In the previous year, 2016, 17 women were killed as a result of domestic violence. Every abuser should recognize that there is no reason to deny women’s rights at any level; they are also a part of society and should be treated as equals. They have the right to decide whether or not they will bear children, have an education, purchase a property, and vote. Discrimination of any sort based on gender is backward and cowardly thinking and is strictly prohibited. So, we must together realise that WOMEN’S RIGHTS ARE HUMANS RIGHTS.”

Read Salome Tskhakaia’s essay in full

Human rights defender: Mission and/or profession?

Tamari Ortoidze, Tbilisi State University, asks the questions: is it a mission or a profession to be a human rights defender? And why do people become human rights defenders?

She begins with a quote from Yolanda Moran, a human rights defender in Mexico: “You become a human rights defender without realising it, carried by your instinct to protect and shelter.” Further, she examines the role of human rights defenders in striving for the realisation of human rights, in the context of the ‘game’ – the frames of law and human rights set by law and the legislative system – and discusses States failing to meet their obligations within this to promote and protect human rights.

Concluding, she writes:

“Defending human rights comes automatically without realising it… It is unbelievable to fulfill the tasks and do your job, defend human rights, without having a profession, which is an actual weapon – the knowledge needed for completion of your mission. As for me, profession and mission are inseparable, especially in the case of human rights defenders. I believe that a combination is necessary to fight against the injustice Game.

Read Tamari Ortoidze’s essay in full


This article was first published as part of the newsletter of the Human Rights Houses and HRHF. Sign up to receive news and insight into human rights issues and country situations, the projects and activities of Human Rights Houses, and portraits and interviews with human rights defenders.


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Human Rights Summer School at HRH Tbilisi

Young people from across Georgia gathered at Human Rights House Tbilisi for an engaging programme of human rights education. Over four days in June 2017, they were joined by human rights defenders from Human Rights House Tbilisi and the Belarusian Human Rights House.

The participants, trainers, and organisers reflect on the summer school in a short documentary film, including their motivation and expectations, and the benefits of practical training led by human rights defenders and civil society.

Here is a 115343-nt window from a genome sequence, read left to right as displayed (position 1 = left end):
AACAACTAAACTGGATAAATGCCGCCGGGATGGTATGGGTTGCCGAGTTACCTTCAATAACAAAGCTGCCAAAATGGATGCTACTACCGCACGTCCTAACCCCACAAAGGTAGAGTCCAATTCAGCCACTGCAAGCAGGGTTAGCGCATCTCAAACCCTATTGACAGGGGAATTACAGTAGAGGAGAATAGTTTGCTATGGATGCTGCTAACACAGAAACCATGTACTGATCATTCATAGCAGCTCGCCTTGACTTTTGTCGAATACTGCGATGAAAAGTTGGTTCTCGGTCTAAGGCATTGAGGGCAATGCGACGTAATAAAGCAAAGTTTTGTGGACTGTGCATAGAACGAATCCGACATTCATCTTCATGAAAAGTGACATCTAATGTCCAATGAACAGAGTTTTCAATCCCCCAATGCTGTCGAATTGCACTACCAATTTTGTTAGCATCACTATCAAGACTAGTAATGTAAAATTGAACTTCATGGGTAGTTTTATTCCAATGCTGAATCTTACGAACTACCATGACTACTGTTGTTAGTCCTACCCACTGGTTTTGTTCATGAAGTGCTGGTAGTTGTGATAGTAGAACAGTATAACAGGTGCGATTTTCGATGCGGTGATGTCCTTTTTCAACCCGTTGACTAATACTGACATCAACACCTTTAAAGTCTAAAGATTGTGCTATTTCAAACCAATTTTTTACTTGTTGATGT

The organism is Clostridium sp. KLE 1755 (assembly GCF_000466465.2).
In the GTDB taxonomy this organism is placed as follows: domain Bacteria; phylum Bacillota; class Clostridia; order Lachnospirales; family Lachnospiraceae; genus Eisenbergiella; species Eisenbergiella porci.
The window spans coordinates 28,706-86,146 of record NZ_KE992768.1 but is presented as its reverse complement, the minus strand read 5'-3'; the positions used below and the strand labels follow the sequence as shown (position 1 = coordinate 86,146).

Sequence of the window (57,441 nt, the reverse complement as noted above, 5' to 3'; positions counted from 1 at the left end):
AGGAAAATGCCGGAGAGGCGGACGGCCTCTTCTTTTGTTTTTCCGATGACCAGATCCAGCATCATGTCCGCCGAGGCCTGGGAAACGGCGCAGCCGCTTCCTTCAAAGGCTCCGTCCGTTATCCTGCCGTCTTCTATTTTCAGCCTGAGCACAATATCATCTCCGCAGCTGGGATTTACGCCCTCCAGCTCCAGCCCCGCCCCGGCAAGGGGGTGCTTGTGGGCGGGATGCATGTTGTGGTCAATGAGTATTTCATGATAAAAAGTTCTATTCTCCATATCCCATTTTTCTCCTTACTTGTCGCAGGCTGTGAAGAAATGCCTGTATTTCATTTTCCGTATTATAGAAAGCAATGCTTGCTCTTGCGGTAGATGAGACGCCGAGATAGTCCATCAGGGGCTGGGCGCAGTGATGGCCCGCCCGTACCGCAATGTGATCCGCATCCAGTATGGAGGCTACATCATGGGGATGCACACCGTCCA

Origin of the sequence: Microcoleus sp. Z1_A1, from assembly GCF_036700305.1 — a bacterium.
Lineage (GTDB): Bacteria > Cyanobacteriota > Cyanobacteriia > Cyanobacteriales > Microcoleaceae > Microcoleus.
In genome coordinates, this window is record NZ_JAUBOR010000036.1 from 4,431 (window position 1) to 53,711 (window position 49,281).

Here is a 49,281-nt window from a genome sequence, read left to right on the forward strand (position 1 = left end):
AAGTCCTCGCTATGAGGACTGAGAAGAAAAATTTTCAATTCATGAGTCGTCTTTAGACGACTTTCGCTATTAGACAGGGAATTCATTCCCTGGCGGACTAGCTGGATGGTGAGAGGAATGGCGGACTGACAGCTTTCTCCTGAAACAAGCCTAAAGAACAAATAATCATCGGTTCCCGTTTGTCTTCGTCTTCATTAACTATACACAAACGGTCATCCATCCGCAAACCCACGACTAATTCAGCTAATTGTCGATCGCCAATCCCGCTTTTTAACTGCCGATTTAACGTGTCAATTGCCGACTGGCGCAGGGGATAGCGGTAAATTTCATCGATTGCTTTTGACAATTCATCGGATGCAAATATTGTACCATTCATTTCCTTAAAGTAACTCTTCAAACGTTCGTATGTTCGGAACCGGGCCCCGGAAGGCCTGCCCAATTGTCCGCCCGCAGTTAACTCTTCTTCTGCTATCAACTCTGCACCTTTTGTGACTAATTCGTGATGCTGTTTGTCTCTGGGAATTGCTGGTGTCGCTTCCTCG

Winners of the essay competition

Giorgi Bregvadze is 21 years old. He graduated from Tbilisi State University in 2017 with a first class honours degree in Law. In 2015 he was an intern at Migriauli & partners law firm. In 2016 worked as an lawyer at Rustavi transportation company. He is interested in intellectual property and plans to move forward and obtain masters degree in this direction abroad. He also plans to create his own organisation in the fall of 2017.

Salome Tskhakaia is 21 years old. In 2017 she graduated from Caucasus International University with a bachelors degree in law. In 2013 she worked as a paralegal in a company of Sumbulashvili & Partners, Tbilisi (Georgia). From 2016-2017 she was a tutor and trainer in Cambridge Center conducting trainings on legal English and legal writing. She plans to obtain a masters degree in Public Governance in Poland.

Tamari Ortoidze is 21 years old. In 2017 she graduated from Tbilisi State University with a bachelors degree in Law. Through years she volunteered for NGO “Woman, Child and Society”, SPOSA Bratislava, also has worked OSCE Office for Democratic Institutions and Human Rights (ODIHR), Ministry of Justice of Georgia, Phoenix Trading, Tsu Law Review. Tamar is a member of in ELSA Tbilisi. After participating in summer school, Tamar joined Tbilisi Human Rights House and its member organisation “The Article 42 of Constitution” as an intern. She is interested in international law and human rights and plans to enroll in a masters degree in this direction.